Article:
Causes & Effects of Oxycodone Abuse & Addiction

Oxycodone, a synthetic opioid found within a handful of prescription painkillers, such as Tylox, Percocet, OxyContin, and Percodan, is most often prescribed to those who have been suffering moderate to severe pain caused by cancer, injury, surgery, or other conditions. When someone consumes a prescription medication that contains oxycodone, he or she will likely suffer a decrease in his or her pain, along with elevated mood and a sense of relaxation. When the individual only consumes oxycodone in the dosage and for the duration recommended by his or her physician, he or she can obtain many benefits from the use of this drug.

Unfortunately, oxycodone’s potency and prevalence have made it an incredibly abused substance by those who utilize it for self-medication and those who want to obtain a recreational high. Regardless of why an individual begins abusing oxycodone, the results can be just as destructive. Oxycodone interacts with areas of the brain that are responsible for automatic functions including respiration and heart rate, therefore those who go over or ignore the recommended dosage amounts risk damage to the cardiovascular system, which can be deadly.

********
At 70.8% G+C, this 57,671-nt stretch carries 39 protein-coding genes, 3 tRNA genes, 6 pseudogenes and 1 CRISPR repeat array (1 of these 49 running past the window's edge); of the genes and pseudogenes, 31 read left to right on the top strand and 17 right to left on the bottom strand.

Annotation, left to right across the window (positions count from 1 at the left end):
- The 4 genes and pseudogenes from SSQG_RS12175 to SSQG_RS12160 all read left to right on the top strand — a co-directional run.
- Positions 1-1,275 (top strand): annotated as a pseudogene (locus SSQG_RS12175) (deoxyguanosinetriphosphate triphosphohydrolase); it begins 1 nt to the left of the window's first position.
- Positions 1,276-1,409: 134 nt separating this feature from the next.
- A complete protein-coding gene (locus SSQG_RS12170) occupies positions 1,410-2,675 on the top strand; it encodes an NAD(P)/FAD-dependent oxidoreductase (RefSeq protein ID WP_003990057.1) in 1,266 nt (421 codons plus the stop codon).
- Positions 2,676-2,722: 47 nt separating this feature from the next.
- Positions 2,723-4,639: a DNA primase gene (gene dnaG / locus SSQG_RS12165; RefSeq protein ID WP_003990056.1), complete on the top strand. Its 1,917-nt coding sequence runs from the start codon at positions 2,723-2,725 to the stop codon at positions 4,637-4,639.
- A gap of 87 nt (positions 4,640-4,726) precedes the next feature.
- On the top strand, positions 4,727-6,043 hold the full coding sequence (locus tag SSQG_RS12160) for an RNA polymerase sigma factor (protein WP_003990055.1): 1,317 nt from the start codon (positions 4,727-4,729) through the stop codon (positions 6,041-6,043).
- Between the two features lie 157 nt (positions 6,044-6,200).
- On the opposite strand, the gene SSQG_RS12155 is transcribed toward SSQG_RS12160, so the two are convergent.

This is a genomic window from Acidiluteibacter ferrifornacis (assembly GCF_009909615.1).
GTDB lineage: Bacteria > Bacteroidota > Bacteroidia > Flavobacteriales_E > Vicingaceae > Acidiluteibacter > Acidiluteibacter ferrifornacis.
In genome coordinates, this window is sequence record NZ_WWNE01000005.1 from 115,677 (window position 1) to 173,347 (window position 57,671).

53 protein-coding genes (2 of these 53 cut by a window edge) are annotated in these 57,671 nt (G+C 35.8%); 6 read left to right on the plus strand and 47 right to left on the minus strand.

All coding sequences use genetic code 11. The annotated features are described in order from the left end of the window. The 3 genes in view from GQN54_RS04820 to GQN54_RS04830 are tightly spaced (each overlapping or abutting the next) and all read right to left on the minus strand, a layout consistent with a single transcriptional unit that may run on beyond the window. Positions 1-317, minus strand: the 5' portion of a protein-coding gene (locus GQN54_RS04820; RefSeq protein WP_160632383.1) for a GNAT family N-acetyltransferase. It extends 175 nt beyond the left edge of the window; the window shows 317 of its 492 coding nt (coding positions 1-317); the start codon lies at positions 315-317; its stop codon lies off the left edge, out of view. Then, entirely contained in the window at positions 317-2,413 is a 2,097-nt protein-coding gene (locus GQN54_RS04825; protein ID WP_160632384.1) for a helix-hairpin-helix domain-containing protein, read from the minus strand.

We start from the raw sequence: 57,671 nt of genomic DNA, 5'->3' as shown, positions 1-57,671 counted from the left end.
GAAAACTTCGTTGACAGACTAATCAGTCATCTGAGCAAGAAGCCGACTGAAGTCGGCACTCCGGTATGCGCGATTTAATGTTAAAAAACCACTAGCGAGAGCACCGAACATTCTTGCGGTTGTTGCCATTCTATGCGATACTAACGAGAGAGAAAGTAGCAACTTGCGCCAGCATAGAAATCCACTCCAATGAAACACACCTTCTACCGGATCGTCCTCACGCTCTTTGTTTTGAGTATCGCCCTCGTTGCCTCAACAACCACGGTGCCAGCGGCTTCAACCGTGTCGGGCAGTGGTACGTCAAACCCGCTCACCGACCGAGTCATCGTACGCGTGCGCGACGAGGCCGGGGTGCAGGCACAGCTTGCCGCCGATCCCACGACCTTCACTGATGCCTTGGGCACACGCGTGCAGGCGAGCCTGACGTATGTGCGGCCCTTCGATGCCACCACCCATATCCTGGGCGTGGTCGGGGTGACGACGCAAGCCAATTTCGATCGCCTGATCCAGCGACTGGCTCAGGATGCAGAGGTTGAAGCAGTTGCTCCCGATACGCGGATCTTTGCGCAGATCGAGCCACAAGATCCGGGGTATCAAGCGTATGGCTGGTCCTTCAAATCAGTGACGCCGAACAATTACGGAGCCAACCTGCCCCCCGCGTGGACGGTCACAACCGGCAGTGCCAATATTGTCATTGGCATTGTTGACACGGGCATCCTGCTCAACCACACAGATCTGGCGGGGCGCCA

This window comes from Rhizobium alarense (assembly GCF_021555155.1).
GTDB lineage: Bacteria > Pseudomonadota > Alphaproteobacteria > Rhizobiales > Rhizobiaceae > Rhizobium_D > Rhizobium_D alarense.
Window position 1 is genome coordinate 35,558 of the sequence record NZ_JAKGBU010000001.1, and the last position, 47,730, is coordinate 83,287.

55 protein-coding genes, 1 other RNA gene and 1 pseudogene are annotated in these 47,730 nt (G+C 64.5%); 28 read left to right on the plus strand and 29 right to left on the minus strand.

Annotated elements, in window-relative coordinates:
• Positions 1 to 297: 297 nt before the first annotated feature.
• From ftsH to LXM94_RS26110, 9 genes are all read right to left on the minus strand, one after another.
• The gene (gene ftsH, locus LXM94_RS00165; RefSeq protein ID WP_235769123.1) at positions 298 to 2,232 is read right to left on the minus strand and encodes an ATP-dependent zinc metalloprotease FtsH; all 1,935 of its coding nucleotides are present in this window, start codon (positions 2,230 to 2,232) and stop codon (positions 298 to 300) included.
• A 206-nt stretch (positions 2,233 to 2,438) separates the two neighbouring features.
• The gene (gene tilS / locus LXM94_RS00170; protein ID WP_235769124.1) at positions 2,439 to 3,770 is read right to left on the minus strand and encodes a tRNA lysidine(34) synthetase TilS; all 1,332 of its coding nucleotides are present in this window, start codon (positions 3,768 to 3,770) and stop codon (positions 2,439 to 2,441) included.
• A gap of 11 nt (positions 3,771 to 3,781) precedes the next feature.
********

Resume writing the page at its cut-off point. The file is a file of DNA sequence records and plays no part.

In addition to the risk of death, oxycodone abuse also places an individual at risk for a number of short-term and long-term dangers, such as the development of addiction. Known clinically as opioid use disorder, oxycodone addiction can take away from one’s ability to control the amount and frequency that he or she abuses this medication. It will also cause an individual to put the acquisition and use of oxycodone over academic, personal, and professional obligations, as well as other responsibilities.

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Statistics

According to the American Society of Addiction Medicine (ASAM), roughly 1.9 million Americans have a substance use disorder that includes prescription painkillers such as oxycodone. ASAM also reports that women are more likely than men to grapple with chronic pain and to be prescribed painkillers, and that 48,000 women died because of prescription painkiller addiction between 1998 and 2010. According to the National Institute on Drug Abuse (NIDA), 81% of all oxycodone prescriptions worldwide are written in America. NIDA also states that between the years 2001 and 2014, the annual death rate from prescription painkiller overdose in the country jumped by 340%.